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Its Plan B for Americas Lehman

36th Ryder Cup MatchesA pessimist would probably say that it makes absolutely no difference whom Tom Lehman picked to fill out the U.S. Ryder Cup ' these guys arent going to win, anyway. But an optimist would look at Stewart Cink and Scott Verplank and say, hey, these guys are a possible difference in America winning and losing.
Lehman admitted what is painfully obvious Monday - that his stated goal of picking players who have lots of wins wasnt an option this year. And it wasnt an option because he just didnt have too many Americans who have won this year. So Lehman had to go to alternative No. 2 ' get a couple of guys who are good chippers and putters, and, secondarily, men who have experience in the Ryder Cup arena.
A sermon from this corner explained why the Americans should not be considered favorites this year. The last couple of months have not been kind to most of the Yanks. Ergo, Lehmans choices were made excruciatingly difficult because there were no clear-cut selections.
Jerry Kelly? Davis Love? Maybe a John Daly or a veteran like Corey Pavin? Fred Couples? Lucas Glover or Tim Herron or maybe Shaun Micheel?
But as much as all of these men have characteristics that probably would have made them acceptable, none had talents that would have made them stand out. Cink and Verplank have their faults, but Lehman decided to pick them because they give him what he needs most from this squad ' day-in and day-out, a gutty, solid performance.
Cink would have made the team under the old format. Its a little disheartening to say that he was chosen because he had a lot of finishes that were in the 20-30 range, but thats what has happened. And the last two months he has performed pretty steadily, finishing T5 in the Buick Championship, T5 in the International, and T4 in the Cialis Western.
Verplank? Because of the diabetes which he has battled his entire career, you can never be sure just how hes going to play. But when he has been close to healthy, he has played pretty consistently. This year he had the double whammy of playing with a shoulder injury much of the season, eventually dropping out of the EDS Byron Nelson.
But he is third among the PGA Tour players in putting this year, and sixth in scrambling, which primarily measures the ability to chip it close. He doesnt hit it far at all ' hes currently 187th in driving distance. But the Ryder Cup venue, The K Club in Ireland, isnt overbearingly long, either. An inability to drive it long wont be particularly painful.
Cink led the tour in putting as late as 2004, and this year he has been pretty consistent, though he stands just 59th. He stands 18th on the scrambling rankings.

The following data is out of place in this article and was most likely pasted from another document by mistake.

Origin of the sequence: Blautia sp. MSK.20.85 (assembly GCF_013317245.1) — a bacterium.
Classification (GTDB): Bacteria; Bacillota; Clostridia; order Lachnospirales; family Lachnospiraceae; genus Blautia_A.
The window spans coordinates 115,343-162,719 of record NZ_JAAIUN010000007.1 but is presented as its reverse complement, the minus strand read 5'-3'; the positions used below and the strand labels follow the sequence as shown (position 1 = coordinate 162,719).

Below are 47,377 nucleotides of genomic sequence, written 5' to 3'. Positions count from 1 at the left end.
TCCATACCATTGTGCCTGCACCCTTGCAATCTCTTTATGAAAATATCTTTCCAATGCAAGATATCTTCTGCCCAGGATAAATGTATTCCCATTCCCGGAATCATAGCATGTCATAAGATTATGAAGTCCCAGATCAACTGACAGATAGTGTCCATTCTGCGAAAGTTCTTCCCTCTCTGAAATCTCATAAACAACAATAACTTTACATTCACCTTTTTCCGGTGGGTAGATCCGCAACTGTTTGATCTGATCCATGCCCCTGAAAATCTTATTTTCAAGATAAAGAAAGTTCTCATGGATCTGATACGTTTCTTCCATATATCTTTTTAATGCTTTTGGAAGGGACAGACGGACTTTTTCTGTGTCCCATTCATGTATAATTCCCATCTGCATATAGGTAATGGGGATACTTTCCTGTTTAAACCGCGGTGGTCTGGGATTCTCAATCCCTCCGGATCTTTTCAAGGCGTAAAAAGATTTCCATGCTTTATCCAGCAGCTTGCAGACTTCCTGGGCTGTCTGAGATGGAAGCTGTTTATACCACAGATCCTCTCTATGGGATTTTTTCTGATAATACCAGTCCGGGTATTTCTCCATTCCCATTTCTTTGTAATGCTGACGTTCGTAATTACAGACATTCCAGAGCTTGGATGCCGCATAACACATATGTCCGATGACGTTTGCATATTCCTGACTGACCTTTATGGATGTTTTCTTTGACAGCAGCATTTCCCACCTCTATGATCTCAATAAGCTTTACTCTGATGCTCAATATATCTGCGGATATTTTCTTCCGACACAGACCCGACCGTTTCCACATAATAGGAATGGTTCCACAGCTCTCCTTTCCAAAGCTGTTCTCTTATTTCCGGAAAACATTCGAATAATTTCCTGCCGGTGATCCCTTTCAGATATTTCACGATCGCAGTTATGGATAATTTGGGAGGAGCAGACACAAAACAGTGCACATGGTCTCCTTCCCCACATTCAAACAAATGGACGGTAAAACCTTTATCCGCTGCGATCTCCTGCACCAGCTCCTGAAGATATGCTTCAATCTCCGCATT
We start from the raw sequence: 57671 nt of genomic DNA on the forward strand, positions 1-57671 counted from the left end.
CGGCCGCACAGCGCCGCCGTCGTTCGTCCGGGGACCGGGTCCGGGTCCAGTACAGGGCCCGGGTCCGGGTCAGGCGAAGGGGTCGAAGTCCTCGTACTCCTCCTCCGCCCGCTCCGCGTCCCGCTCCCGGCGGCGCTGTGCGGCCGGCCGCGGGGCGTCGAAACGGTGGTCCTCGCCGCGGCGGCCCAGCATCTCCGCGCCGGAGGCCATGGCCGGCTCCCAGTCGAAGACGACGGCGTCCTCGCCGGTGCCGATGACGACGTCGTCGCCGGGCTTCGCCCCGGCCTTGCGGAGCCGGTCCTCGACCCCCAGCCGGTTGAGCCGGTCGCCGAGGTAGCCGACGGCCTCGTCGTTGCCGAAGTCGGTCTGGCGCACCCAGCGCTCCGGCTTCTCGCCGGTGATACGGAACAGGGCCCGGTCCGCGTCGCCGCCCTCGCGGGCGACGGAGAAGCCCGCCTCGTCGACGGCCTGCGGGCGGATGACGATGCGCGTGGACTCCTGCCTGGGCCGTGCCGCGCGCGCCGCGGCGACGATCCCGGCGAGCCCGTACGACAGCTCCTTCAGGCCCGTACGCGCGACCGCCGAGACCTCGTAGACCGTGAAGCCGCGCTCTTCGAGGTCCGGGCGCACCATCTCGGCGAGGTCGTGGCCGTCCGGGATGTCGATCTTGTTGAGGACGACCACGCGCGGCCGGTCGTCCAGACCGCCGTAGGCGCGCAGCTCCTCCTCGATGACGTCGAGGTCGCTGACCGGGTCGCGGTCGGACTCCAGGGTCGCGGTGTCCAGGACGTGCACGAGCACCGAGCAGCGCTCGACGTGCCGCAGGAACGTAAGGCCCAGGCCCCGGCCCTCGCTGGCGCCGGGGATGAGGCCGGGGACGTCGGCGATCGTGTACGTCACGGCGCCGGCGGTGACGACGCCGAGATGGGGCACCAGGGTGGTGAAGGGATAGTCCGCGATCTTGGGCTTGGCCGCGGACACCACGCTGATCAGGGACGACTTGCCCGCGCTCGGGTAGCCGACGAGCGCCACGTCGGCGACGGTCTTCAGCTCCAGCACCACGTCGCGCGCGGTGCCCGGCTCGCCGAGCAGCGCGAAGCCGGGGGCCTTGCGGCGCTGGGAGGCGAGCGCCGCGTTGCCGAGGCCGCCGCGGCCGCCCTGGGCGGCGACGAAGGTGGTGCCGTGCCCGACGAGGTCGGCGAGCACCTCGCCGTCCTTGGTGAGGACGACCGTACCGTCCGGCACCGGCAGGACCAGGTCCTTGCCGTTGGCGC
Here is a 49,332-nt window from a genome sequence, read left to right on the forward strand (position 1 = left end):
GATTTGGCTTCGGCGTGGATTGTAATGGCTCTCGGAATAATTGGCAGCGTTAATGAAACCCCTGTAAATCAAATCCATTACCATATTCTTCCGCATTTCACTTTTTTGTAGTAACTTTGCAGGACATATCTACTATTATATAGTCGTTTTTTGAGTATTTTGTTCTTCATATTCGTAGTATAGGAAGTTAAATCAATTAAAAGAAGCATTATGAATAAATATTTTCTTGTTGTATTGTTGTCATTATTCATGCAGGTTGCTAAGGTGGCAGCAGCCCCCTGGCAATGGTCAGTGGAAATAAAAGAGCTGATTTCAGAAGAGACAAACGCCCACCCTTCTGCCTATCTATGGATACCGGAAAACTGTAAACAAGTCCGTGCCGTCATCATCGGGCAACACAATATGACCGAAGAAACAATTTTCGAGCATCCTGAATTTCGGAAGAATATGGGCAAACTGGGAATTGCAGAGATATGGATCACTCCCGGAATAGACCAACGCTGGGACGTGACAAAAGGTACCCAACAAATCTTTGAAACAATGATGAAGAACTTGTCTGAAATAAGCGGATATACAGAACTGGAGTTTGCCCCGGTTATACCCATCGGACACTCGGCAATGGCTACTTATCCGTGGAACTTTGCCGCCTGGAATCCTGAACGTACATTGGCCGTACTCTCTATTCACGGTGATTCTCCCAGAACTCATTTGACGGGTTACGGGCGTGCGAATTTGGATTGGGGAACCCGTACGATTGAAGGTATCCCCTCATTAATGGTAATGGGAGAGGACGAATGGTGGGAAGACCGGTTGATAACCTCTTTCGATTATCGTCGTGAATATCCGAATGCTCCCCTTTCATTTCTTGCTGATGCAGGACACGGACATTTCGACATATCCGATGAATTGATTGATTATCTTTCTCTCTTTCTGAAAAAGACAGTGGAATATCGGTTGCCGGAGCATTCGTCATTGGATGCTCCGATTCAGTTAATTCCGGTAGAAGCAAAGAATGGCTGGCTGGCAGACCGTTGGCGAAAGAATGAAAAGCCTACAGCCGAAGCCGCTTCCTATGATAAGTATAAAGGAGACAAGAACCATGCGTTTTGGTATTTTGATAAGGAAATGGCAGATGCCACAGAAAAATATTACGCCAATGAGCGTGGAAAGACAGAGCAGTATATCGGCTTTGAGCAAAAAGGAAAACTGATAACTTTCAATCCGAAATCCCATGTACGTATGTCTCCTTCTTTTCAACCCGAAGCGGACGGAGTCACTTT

The point is, you could put either player with anyone else on the team and he would certainly be acceptable.
With four rookies on the team, Lehman could just not afford to gamble on a what-if or a maybe. Maybe Kelly would pick the week of September 18-24 to have his career performance. Maybe Glover would, or Love would rebound and play like he used to five years ago. But Lehman, unfortunately, does not have the luxury of finding out. Therefore, he had to go with two guys who maybe dont have that upside potential, but then they dont have the downside, either.
One oddity here ' in 2001 (the matches were played in 2002), Verplank was Curtis Stranges wildcard pick at the expense of one Tom Lehman. Lehman, who had a 5-3-2 record and was 3-0 in singles, was in the top10 for most of the year. But an injury knocked him out late in the year, and he missed the cut in the PGA. Strange picked Verplank, the first time in history that a rookie was U.S. wild-card pick, and Paul Azinger and left out Lehman.
Verplank rewarded Strange by going 2-1, including a win in singles against Lee Westwood. And now, Lehman himself puts the finger on Verplank.
Now, Lehman will take this American squad to Ireland. What is there to be optimistic about? Not much, if you look at the American players and what they have done this year. Not much, if you consider they will be opposed by Colin Montgomerie, Sergio Garcia, Jose Maria Olazabal, Padraig Harrington, maybe Thomas Bjorn or Lee Westwood or Darren Clarke.
But all is not well in the European camp, either. Some of the Euros have been struggling of late. Clarke recently lost his wife after a lengthy illness. Westwood has not been particularly impressive, and neither has Miguel Angel Jimenez, all of whom were counted on to play big Ryder Cup roles at the start of the season.
This American team, as a matter of fact, looks a whole lot like what the Europeans have been throwing up against us the past 10 years or so. For Lehmans sake, Cink and Verplank have to think that, too.
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